Prof. Hisao Ishibuchi received the BS and MS degrees from Kyoto University in 1985 and 1987, respectively. In 1992, he received the Ph. D. degree from Osaka Prefecture University where he was a professor since 1999. From April 2017, he is with Department of Computer Science and Engineering, Southern University of Science and Technology (SUSTech), Shenzhen, China as a Chair Professor. He received Best Paper Awards from GECCO 2004, HIS-NCEI 2006, FUZZ-IEEE 2009, WAC 2010, SCIS & ISIS 2010, FUZZ-IEEE 2011, ACIIDS 2015, GECCO 2017, 2018, and EMO 2019. He also received a 2007 JSPS (Japan Society for the Promotion of Science) Prize and a 2019 IEEE CIS Fuzzy Systems Pioneer Award. He was the IEEE CIS Vice-President for Technical Activities (2010-2013), an IEEE CIS Distinguished Lecturer (2015-2017), and the President of the Japan Evolutionary Computation Society (2016-2018). Currently, he is the Editor-in-Chief of IEEE Computational Intelligence Magazine (2014-2019) and an IEEE CIS AdCom member (2014-2019). He is also an Associate Editor of IEEE TEVC, IEEE Access, and IEEE T-Cyb. He is an IEEE Fellow. In 2018, he was selected in the “Recruitment Program of Global Experts for Foreign Experts” known as the “Thousand Talents Program” in China.

Emma Hart


School of Computing
Edinburgh Napier University

Title: Towards the Autonomous Evolution of Robotic Ecosystems

Time: 1 hour

From its very beginnings, Evolutionary Computation has been used as a tool to evolve artefacts, starting with the very first optimisation of a joint plate at the Technical University of Berlin in 1965, quickly followed by evolution of the often-cited two-phase nozzle in1968. Since then, advances in computing (CPU power, simulation engines), materials science, and engineering (3D printing, automated assembly) have considerably enhanced our ability to evolve artefacts: these range from design of functional objects such as satellite antennae, through creative design of chairs and tables, to design of active artefacts such as robots that dynamically sense and interact with their surroundings.
In this talk, I will give a brief history of the evolution of artefacts, leading to evolutionary robotics, and finally to a recent collaborative project that aims to deliver a disruptive robotic technology in which robots are created, reproduce and evolve in real-time and real space. The long-term vision is of a technology that enables the evolution of entire autonomous robotic ecosystems that live and work for long periods in challenging and dynamic environments without the need for direct human oversight, e.g. in outer-space, or decommissioning a nuclear reactor. Rather than being designed and manufactured, the morphologies and control processes of robots will emerge as a result of evolutionary processes, continuously changing both their form and behaviour over-time.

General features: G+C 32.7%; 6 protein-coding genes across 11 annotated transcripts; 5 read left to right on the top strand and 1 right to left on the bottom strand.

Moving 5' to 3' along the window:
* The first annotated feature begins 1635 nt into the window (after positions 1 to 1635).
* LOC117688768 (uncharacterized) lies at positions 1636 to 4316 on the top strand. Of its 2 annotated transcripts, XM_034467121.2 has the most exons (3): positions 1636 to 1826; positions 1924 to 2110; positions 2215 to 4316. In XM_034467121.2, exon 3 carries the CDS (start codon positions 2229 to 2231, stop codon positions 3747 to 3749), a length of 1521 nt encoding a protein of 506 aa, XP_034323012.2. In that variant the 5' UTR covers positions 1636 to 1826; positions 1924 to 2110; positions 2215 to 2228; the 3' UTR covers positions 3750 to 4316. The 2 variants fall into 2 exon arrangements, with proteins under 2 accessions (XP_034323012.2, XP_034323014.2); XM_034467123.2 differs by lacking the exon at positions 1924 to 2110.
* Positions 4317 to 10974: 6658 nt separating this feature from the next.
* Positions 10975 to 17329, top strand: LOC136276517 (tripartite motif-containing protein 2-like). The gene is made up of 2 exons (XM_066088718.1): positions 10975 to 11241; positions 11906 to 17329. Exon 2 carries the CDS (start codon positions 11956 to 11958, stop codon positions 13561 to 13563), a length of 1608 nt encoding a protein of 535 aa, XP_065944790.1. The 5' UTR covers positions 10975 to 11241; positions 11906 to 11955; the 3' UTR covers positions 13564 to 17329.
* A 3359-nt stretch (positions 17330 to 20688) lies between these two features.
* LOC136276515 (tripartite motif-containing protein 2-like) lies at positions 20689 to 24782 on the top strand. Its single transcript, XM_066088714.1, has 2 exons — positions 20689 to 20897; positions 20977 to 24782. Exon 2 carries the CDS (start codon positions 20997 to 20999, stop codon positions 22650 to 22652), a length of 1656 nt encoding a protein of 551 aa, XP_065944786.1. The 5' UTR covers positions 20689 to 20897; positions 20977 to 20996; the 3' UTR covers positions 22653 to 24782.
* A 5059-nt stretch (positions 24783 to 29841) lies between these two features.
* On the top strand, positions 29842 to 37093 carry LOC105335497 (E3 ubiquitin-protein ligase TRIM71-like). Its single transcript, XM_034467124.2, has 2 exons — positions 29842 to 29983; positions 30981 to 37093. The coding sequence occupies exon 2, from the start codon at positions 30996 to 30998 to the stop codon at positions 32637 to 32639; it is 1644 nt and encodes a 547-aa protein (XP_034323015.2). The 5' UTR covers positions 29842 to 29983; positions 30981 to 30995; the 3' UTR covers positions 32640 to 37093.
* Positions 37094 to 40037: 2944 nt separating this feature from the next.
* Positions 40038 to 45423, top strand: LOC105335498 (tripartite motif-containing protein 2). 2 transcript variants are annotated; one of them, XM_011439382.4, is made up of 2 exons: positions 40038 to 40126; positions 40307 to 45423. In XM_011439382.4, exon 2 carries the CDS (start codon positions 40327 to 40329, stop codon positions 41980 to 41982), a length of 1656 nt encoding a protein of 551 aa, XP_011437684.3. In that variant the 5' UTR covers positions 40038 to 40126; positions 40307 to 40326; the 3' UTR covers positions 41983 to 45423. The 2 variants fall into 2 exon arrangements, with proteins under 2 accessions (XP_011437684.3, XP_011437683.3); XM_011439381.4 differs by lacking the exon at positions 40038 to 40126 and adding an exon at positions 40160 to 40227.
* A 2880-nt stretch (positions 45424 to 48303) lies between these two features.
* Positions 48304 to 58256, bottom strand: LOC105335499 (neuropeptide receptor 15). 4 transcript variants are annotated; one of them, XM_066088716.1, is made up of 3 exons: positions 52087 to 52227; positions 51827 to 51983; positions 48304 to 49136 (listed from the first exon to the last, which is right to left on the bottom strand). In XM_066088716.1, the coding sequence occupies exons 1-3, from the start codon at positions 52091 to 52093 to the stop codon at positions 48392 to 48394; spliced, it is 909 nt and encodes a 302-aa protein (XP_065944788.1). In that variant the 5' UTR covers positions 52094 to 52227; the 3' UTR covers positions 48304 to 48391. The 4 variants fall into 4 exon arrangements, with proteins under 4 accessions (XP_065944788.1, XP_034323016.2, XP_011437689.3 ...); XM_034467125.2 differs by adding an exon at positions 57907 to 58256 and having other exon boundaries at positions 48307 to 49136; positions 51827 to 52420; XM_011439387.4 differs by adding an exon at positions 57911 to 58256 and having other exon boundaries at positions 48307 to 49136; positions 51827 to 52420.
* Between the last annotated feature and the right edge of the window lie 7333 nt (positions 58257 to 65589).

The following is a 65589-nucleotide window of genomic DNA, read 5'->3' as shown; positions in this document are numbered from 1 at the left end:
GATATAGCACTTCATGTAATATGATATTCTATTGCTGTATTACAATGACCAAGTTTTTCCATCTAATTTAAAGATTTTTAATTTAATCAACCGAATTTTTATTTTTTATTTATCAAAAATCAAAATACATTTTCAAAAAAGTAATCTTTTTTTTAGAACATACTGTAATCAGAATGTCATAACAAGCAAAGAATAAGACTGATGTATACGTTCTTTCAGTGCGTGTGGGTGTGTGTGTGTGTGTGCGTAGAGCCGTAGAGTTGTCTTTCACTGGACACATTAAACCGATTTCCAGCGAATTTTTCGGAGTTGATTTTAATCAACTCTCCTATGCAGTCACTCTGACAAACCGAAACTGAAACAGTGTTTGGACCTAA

Prof. Emma Hart gained a 1st Class Honours Degree in Chemistry from the University of Oxford, followed by an MSc in Artificial Intelligence from the University of Edinburgh. Her PhD, also from the University of Edinburgh, explored the use of immunology as an inspiration for computing, examining a range of techniques applied to optimisation and data classification problems.
She moved to Edinburgh Napier University in 2000 as a lecturer, and was promoted to a Chair in 2008 in Natural Computation. She is active world-wide in the field of Evolutionary Computation, for example as General Chair of PPSN 2016, and as a Track Chair at GECCO for several years. She has given keynotes at EURO 2016 and UKCI 2015, as well as invited talks and tutorials at many Universities and international conferences. She is Editor-in-Chief of Evolutionary Computation (MIT Press) from January 2016 and an elected member of the ACM SIGEVO Executive Board. She is also a member of the UK Operations Research Society Research Panel.

Risto Miikkulainen


The University of Texas at Austin
Cognizant Technology Solutions

Title: Creative AI through Evolutionary Computation

Time: 1 hour

Last decade has seen tremendous progress in Artificial Intelligence (AI). AI is now in the real world, powering applications that have a large practical impact. Most of it is based on modeling what is already known, e.g. predicting what the right classification of an image or a language sequence might be. The next step for AI is machine creativity, e.g. designing engineering solutions are more complex, perform better, or at a lower cost than existing solutions. Evolutionary computation is likely to play a central role in future such AI. I will review several recent techniques and applications where evolutionary creativity improves upon best human solutions, including designing neural network architectures, web interfaces, and growth recipes for agriculture.